[+] EnlargeJames Franklin
Don McPeak/US PresswireJames Franklin was the most successful coach at Vanderbilt in generations, and his outgoing personality is infectious.
He garnered Vanderbilt commitments from ESPN 300 prospects in Florida, Georgia and California. He convinced offensive tackle and Louisiana native Bailey Granier to choose Vandy over Alabama and Florida State. And he reeled in 22 four-star recruits during his time there -- a half-dozen more than Penn State. The Commodores managed a total of just one four-star prospect in the six previous classes.

Franklin's impact on the Nittany Lions' future recruiting classes -- and on overall recruiting in the Big Ten -- should be instant and far-reaching. An ACC coach told CBS' Bruce Feldman that, if Franklin wound up at Penn State, "He'd kill it in recruiting around here."

"He's very different because he's so approachable," said Ricky Bowers, a high school coach at The Ensworth School in Nashville, Tenn., whose team won four consecutive state titles. "He's just different. He's friendly, likable and passionate.

"The only way you wouldn't like him is if you were jealous of him."

Franklin drove to Ensworth before the state title game just to wish Bowers luck. And Bowers said Franklin is that rare type of coach with whom he can just shoot the breeze on the occasional lazy day.

Franklin was characterized by others as an energetic recruiter with an infectious personality -- so Bowers wasn't surprised much by all the NFL attention. After all, Nashville-area recruits looked at Franklin as the man who built up the local college program out of the ashes. Lest you think that's an exaggeration, consider this: Before Franklin arrived in the Music City, the Commodores last boasted a nine-win season in 1915, a full decade before Joe Paterno was born. In the past two years, Vanderbilt has recorded back-to-back nine-win seasons.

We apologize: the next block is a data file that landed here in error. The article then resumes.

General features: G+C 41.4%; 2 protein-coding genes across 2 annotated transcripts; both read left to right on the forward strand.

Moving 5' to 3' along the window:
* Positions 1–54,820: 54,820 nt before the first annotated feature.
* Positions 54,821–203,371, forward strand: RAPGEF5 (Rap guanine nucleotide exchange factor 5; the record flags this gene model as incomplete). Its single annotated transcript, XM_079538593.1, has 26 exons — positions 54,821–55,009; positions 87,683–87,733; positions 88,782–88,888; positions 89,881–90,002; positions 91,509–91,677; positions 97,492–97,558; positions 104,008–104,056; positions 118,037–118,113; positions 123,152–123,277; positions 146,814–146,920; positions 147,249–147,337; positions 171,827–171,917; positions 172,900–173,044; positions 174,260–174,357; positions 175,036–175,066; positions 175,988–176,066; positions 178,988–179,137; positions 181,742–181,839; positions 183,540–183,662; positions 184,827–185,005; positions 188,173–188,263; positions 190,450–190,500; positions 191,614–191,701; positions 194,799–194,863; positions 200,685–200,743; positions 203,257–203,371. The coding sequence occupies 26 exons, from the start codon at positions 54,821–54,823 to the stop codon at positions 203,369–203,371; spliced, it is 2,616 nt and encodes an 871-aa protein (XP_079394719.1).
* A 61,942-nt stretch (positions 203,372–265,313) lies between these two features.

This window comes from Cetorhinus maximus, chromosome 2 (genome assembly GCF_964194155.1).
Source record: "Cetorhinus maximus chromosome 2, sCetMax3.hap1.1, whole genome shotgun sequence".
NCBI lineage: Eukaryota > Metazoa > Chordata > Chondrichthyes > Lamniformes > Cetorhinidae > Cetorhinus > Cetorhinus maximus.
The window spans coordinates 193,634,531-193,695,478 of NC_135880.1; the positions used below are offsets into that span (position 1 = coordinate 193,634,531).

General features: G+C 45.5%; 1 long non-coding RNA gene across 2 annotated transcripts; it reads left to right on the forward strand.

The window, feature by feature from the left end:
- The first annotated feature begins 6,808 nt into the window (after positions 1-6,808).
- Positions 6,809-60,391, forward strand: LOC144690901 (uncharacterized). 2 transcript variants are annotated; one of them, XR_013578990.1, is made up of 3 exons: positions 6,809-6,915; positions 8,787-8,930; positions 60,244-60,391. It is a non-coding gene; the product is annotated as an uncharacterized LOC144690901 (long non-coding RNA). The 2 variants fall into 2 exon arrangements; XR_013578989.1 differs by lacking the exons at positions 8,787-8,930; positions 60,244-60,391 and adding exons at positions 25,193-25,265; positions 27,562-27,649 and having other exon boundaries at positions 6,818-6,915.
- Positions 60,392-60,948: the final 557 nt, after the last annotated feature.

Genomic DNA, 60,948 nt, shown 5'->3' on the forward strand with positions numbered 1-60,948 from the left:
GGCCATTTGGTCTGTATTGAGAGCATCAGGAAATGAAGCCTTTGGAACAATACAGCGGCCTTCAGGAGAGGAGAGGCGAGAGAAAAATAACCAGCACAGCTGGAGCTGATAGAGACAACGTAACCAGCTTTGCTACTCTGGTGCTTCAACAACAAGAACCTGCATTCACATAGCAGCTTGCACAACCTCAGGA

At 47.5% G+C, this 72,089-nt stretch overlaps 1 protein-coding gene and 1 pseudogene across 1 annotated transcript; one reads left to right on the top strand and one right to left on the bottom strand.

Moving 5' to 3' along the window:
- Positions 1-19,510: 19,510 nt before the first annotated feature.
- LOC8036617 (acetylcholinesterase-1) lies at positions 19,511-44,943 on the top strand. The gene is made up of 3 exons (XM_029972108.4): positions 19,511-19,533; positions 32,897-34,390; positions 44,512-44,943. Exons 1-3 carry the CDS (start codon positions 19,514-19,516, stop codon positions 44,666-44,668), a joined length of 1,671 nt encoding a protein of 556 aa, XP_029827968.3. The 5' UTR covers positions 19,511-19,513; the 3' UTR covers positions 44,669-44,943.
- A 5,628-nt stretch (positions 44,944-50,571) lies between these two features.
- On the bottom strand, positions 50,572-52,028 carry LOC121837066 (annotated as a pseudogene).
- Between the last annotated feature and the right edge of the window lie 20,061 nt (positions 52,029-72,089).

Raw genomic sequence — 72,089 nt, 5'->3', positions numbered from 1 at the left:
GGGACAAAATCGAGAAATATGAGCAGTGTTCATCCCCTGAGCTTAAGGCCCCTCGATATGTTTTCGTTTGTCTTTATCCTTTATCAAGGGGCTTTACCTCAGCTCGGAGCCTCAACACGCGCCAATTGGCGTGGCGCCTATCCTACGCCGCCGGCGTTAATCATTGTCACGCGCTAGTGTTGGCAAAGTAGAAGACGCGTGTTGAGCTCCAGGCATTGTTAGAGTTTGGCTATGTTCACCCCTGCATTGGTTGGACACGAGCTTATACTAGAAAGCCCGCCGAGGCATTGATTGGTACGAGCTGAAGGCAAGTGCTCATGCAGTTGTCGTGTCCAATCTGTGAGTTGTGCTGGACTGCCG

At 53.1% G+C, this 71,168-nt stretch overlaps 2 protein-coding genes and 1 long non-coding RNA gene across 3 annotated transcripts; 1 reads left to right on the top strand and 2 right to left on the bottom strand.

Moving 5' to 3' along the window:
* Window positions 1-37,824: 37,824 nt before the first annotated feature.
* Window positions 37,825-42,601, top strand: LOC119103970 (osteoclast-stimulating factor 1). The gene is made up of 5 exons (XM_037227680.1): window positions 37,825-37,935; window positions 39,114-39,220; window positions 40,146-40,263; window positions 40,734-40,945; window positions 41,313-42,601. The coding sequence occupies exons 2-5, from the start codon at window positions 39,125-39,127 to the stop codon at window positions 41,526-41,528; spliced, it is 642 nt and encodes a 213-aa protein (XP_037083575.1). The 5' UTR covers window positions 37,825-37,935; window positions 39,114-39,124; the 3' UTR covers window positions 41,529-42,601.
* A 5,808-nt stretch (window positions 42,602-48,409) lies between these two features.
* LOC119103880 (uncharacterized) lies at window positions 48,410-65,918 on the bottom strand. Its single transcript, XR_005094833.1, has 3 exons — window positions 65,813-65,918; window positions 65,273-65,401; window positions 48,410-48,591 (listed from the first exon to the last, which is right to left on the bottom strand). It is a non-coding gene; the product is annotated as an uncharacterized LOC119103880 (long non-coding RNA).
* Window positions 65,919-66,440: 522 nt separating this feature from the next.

"Good gracious, he's got everybody fired up about football," said Marty Euverard, the high school coach at Montgomery Bell Academy in Nashville. "He just knows how to build relationships, and I think that's a key component. Some people have a gift; some don't. He's got it."

Penn State's old coaching staff tried to construct new recruiting pipelines. Former defensive coordinator Ted Roof attempted to circle back to his recruiting roads around Georgia and, when he left, safeties coach Anthony Midget focused on his old stomping grounds in Florida. Their spoils? Roof helped reel in two 2013 commits who remain on the roster, defensive back Kasey Gaines and defensive tackle Parker Cothren, from Georgia and Alabama, respectively. Midget didn't grab any in the most recent class.

Compare that untapped territory with Vanderbilt. The Commodores signed three players from California -- and that was just in the last class alone. Vanderbilt's current roster includes players from 21 states. No recruiting area has really been off-limits to the bald coach with the trademark frames.

"He's been able to cast a wide recruiting net at Vanderbilt, one that's broader than any net I've seen cast," Bowers told "He's honed in on schools that Vanderbilt has not traditionally been in on. When you first see him, he just has this personality, where you like him right away. He's just a nice guy and, yeah, he's a really good recruiter."